Great news? Are they serious?

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The Independent Online

Perhaps his judgement was clouded by relief, in what must surely rank as the worst week of his premiership. But Tony Blair's enthusiastic response to the news of the violent deaths of Saddam Hussein's sons, his 14-year-old grandson and a bodyguard, struck a jarring note. In marked contrast to his Foreign Secretary, Jack Straw, who clearly felt that triumphalism should be avoided, Mr Blair welcomed their demise as "great news". His reaction came at the end of a tour of the Far East where he was ambushed by Chinese students, who ended a discussion by asking him to sing for them, a buck he promptly passed to his wife, Cherie.

It is possible to feel some sympathy for Mrs Blair, who had no time to consider before launching into a Beatles song, while also thinking that the incident was inappropriate in the midst of such sombre events - the suicide of Dr David Kelly and its aftermath - at home. Her performance came before news of the savage gun battle in Mosul that ended the lives of Uday, Qusay and Mustafa Hussein, but it reinforces the impression that leading figures in the Government simply do not know how to react to violent death. The Prime Minister should have resisted the request, just as the Defence Secretary, Geoff Hoon, should have thought twice before attending a grand prix last weekend, only two days after Dr Kelly, a scientist in his department, was found dead.

By the end of the week, after a bruising press conference from which he had to be rescued by Mr Straw, Mr Hoon looked chastened. So he should, but by then his boss and the American president were creating widespread revulsion by openly gloating over the deaths in Iraq. At times like this, it is impossible not to recall that Mr Blair and his US counterpart are Christians and to observe that their response to recent events has a distinct whiff about it of Old Testament vengeance. This is not to suggest that the Hussein brothers were nice people, but it is to question both the morality of rejoicing over fallen enemies and Donald Rumsfeld's decision to release gruesome photographs of the dead men to the world's press.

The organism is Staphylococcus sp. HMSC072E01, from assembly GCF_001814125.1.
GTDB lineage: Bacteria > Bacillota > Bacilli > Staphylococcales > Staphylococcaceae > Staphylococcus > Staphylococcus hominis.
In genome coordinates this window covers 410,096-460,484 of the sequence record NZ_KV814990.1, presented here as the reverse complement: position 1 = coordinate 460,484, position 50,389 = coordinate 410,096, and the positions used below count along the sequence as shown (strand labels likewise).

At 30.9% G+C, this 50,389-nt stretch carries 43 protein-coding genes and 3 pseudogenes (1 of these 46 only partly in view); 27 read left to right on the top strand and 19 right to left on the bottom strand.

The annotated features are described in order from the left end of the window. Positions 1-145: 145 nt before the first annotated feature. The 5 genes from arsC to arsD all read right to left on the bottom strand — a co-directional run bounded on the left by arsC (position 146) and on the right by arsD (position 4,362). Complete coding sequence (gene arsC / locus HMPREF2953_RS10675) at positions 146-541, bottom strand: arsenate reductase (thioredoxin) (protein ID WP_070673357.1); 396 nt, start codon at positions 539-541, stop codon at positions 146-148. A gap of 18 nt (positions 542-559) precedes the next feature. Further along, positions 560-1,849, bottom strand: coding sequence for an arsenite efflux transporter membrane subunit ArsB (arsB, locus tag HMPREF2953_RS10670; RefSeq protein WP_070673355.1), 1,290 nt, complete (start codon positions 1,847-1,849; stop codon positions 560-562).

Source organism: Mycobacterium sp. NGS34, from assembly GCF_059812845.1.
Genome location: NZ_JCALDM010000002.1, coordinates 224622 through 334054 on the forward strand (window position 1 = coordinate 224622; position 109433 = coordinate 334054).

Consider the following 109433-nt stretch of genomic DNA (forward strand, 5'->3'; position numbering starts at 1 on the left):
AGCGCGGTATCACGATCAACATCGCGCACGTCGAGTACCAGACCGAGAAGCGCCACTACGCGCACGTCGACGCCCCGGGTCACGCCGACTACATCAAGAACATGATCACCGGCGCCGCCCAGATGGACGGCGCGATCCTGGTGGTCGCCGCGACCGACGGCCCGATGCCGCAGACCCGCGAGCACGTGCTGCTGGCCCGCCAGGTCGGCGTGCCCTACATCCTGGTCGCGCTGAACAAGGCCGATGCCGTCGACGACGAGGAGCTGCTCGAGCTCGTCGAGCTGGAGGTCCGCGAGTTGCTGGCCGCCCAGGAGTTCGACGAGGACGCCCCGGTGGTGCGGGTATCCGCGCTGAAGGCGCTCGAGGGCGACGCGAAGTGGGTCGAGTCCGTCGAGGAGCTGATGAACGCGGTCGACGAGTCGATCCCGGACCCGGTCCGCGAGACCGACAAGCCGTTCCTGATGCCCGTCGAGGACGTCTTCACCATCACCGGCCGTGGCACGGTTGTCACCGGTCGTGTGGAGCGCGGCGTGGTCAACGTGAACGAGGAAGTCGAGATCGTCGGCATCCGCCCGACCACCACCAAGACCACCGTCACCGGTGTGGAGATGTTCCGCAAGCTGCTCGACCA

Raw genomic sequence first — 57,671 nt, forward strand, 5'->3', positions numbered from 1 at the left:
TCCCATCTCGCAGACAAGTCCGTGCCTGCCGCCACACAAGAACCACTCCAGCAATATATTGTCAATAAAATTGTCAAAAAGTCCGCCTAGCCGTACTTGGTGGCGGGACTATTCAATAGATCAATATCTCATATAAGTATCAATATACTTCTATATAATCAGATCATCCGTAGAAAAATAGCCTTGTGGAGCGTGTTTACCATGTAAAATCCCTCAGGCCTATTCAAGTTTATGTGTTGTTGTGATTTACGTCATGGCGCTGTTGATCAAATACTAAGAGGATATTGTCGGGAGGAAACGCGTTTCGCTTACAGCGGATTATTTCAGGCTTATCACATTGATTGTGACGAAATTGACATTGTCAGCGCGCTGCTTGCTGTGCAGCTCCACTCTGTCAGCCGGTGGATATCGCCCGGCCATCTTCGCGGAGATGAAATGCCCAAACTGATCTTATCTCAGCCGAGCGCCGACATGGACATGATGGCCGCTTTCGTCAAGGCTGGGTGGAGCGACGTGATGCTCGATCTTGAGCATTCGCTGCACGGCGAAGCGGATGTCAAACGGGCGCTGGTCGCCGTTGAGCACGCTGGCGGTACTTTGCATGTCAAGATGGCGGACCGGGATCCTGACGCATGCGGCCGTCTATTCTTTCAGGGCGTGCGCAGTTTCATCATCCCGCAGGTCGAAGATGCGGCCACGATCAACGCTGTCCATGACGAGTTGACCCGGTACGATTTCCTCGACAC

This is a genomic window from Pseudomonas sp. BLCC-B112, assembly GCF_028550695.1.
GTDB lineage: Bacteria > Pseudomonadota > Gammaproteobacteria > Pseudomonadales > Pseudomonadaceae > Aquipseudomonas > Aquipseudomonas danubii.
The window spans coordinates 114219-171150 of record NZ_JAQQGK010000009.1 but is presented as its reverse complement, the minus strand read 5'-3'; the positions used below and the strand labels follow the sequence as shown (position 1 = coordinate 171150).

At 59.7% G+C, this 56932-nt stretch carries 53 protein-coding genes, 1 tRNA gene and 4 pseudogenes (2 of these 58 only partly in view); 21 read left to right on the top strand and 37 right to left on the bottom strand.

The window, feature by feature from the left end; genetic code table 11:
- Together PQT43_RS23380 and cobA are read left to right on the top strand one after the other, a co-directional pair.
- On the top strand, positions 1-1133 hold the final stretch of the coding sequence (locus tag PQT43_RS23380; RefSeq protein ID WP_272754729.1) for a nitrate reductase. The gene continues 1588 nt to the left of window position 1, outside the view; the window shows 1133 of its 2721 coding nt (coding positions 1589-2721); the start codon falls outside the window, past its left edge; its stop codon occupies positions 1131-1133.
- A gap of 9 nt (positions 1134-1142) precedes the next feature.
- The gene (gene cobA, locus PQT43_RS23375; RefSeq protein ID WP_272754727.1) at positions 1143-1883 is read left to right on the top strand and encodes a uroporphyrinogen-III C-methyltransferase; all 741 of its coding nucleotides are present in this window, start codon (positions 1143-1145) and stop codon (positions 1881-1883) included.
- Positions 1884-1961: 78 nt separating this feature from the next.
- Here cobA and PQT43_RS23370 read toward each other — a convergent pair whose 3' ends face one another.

Has the US Defence Secretary forgotten the outrage that followed the parading on television of the corpses of American soldiers by the Somali warlord Mohammed Aideed in 1993? It was that single act which turned the American public decisively against overseas intervention in Africa, and made President Clinton unwilling to send US troops to halt the massacres in Rwanda only a year later. Rumsfeld's appalling decision is not even likely to have the desired effect: on Friday, as doubt was cast on the identity of the corpses, the Americans allowed camera crews to film them, after engaging in a macabre exercise to "restore" the faces and make them look more like Saddam's hated sons.

The fact that Americans forces stormed the villa where the men were hiding, as if they were taking part in a wild west shoot-out, has spawned dozens of conspiracy theories. If the coalition remains convinced about the existence of Saddam's weapons of mass destruction, why did it not try harder to capture and interrogate his younger son and designated heir, Qusay? It may be that the brothers would have resisted a long siege, but that is no excuse for not making every effort to persuade them to surrender. Justice, which means putting people on trial for crimes against humanity and forcing them to confront the families of their victims, is always preferable to retribution.

Mr Bush and Mr Blair may inhabit a world of Manichean certainties, where Saddam Hussein and his family represent an "evil" regime and deserve what is coming to them. But it is worth recalling that the British and American governments, at the end of the Second World War, chose to put leading Nazis on trial instead of subjecting them to summary execution. Mr Bush and Mr Blair seem to be regressing in moral terms, and some Middle Easterners are already starting to suggest that there is one rule for Europeans (and, of course, Americans) and another for Arabs.

"I am not rejoicing," Mr Straw said pointedly on Wednesday, even though he went on to describe the dead brothers as psychopaths. He at least seems to be aware that the moment we start exulting in violent death, we lose a bit of our own humanity.